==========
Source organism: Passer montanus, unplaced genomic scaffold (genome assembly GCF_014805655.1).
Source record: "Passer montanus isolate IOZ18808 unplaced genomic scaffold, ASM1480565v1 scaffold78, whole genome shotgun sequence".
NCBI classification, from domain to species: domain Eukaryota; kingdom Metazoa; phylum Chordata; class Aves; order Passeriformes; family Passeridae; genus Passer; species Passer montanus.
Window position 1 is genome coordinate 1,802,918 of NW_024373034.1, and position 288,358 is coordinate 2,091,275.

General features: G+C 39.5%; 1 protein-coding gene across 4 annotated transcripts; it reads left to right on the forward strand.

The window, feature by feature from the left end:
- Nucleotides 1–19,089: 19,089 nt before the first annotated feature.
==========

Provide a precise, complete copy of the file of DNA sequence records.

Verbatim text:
Source organism: Passer montanus, unplaced genomic scaffold (genome assembly GCF_014805655.1).
Source record: "Passer montanus isolate IOZ18808 unplaced genomic scaffold, ASM1480565v1 scaffold78, whole genome shotgun sequence".
NCBI classification, from domain to species: domain Eukaryota; kingdom Metazoa; phylum Chordata; class Aves; order Passeriformes; family Passeridae; genus Passer; species Passer montanus.
Window position 1 is genome coordinate 1,802,918 of NW_024373034.1, and position 288,358 is coordinate 2,091,275.

General features: G+C 39.5%; 1 protein-coding gene across 4 annotated transcripts; it reads left to right on the forward strand.

The window, feature by feature from the left end:
- Nucleotides 1–19,089: 19,089 nt before the first annotated feature.